The German people were exposed to the idea of euthanasia through posters, movies, and books supporting the destruction of "lives not worth living". A 1936 book entitled Sendung und Gewissen (Mission and Conscience) was published in Germany by an ophthamologist and was widely read. This novel told the story of a young wife with multiple sclerosis who was euthanized by her physician-husband. This novel was important in preparing the ground for the euthanasia programs (Proctor, 1988, p. 183). It was made into a movie "Ich Klage an!" ("I Accuse") and was widely shown during these years. Two other popular movies of the time also dealt with euthanasia, Life Unworth Life (1934-1935) and Presence without Life (1940-1941) (Amir, 1977, p. 97). "Opfer der Vergangenheit (Victims of the Past, 1937) was produced under Hitler's direct order and shown by law in all 5,300 German theaters" (Michalczyk, 1994, p. 65). These films argued that keeping seriously ill people alive was against the basic principles of nature (Michalczyk, 1994, p. 65).

Posters were displayed throughout German showing a healthy German supporting on his shoulders the weight of handicapped individuals with the saying "You Are Sharing the Load! A Genetically Ill Individual Costs Approximately 50,000 Reichsmarks by the Age of Sixty" (Gross, 1935, p. 335). Even high school textbooks contained mathematical problems using the cost of caring for the mentally ill as examples (Dorner, 1935). The elderly and the ill, too, were considered by some to be burdens: "It must be made clear to anyone suffering from an incurable disease that the useless dissipation of costly medications drawn from the public store cannot be justified" and "...it made no sense for persons 'on the threshold of old age' to receive services such as orthopedic therapy or dental bridgework; such services were to be reserved for healthier elements of the population" (Proctor, 1988, p. 183). It is important to see these attitudes as the context for nursing at that time.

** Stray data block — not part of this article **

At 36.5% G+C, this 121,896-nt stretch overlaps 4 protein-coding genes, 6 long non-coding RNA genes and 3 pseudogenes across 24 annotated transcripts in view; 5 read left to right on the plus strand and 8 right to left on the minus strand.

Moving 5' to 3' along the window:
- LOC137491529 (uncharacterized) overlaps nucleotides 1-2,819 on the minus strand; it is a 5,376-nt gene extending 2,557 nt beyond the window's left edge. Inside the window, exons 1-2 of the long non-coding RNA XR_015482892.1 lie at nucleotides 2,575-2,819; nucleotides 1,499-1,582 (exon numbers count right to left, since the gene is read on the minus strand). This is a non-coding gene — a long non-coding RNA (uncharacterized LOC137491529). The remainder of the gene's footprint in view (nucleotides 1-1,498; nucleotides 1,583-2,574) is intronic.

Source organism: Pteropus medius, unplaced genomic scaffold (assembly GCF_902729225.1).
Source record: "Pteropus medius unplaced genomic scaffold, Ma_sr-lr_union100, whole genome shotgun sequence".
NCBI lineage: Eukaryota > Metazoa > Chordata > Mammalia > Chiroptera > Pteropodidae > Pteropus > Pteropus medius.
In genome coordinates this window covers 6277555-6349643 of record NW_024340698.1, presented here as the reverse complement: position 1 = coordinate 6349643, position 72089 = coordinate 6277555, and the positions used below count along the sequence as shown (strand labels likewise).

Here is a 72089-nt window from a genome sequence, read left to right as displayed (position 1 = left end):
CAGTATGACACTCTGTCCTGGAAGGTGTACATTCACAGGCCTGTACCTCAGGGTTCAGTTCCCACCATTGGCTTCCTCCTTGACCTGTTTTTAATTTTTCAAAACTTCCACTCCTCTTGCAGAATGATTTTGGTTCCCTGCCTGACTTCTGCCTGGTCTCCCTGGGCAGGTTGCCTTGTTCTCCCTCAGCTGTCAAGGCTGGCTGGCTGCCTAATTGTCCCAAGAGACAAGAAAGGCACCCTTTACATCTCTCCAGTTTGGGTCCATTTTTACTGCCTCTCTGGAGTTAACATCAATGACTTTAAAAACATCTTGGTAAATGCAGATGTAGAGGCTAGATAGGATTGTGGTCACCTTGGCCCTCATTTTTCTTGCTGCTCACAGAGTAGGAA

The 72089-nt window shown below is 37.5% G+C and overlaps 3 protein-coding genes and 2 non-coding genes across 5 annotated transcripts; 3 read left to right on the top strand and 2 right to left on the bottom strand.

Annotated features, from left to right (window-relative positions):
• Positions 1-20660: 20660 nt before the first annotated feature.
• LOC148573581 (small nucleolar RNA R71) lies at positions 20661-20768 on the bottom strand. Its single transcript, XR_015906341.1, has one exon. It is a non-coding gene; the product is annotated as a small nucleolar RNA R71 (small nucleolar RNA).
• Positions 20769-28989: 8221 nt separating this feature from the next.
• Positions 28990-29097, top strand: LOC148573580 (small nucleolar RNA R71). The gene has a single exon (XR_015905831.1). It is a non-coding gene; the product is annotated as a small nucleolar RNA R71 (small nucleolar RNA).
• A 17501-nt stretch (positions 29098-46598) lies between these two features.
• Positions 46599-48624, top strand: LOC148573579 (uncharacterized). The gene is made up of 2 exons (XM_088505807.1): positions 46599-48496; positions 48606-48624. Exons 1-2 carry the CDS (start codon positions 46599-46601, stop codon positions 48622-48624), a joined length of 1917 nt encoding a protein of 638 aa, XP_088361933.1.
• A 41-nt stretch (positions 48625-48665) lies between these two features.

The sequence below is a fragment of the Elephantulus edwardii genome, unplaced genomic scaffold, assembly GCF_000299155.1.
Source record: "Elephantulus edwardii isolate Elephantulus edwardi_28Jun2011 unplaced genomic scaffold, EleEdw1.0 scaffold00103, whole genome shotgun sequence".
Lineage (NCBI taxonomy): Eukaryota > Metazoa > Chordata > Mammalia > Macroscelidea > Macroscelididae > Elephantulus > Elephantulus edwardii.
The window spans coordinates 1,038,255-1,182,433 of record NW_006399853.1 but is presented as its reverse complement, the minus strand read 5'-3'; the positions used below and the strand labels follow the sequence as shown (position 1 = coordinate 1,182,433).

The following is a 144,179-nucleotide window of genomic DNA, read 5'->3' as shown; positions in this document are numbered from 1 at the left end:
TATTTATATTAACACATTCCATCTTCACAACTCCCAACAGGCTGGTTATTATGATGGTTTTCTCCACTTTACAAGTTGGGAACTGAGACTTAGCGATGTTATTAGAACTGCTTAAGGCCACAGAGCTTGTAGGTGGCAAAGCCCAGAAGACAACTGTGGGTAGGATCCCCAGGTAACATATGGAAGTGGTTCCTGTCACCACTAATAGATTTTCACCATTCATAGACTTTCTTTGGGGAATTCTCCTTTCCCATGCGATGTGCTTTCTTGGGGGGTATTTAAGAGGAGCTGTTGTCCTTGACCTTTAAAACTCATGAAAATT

NOW, go read the rest of the article. THANK you to Susan Benedict, RN.

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2 Comments:

Anonymous motherof5 said...

Thank you for sharing this. I am deeply concerned at what Nationalized Healthcare will mean for the American people. We must pray ardently for those in office. I will do whatever it takes to protect my loved ones!

Lori

Tuesday, November 18, 2008 at 11:08:00 PM CST  
Blogger WICatholic said...

Lori,

I am also VERY concerned, as a nurse and as a member of the 'baby boomer' generation who is fast approaching that time when I will be facing the distinct possibility of being guilted/forced into 'accepting the fact that you are a burden on your children and society'. I have, for a long time, envisioned euthanasia centers (much like 'birthing centers'--comfortable home like atmospheres where one goes to say good-bye to family and friends....before they 'put you down'.

I pray that this never happens, but with the events that have taken place in the past (Nancy Cruzan, to Terri Schindler Schiavo, etc) and the wide acceptance of abortion for "defective" babies--and society moving toward not wanting to live in any amount of suffering, I think it is only a matter of time.

Long ago, I told my mother that her generation would die natural deaths, but that mine would not. I think that the first time I said this to her was nearly 30 yrs ago now. She was appalled that I would say/think that way. But as she watched what was taking place with Terri, she finally 'saw' it as well, telling me to NEVER let that happen to her.

'Cost factor' will swiftly enter the picture if socialized medicine comes to our country.

MD's in Holland already admit to euthanizing patients without their knowledge or consent.

God bless, Lori!

Wednesday, November 19, 2008 at 4:09:00 AM CST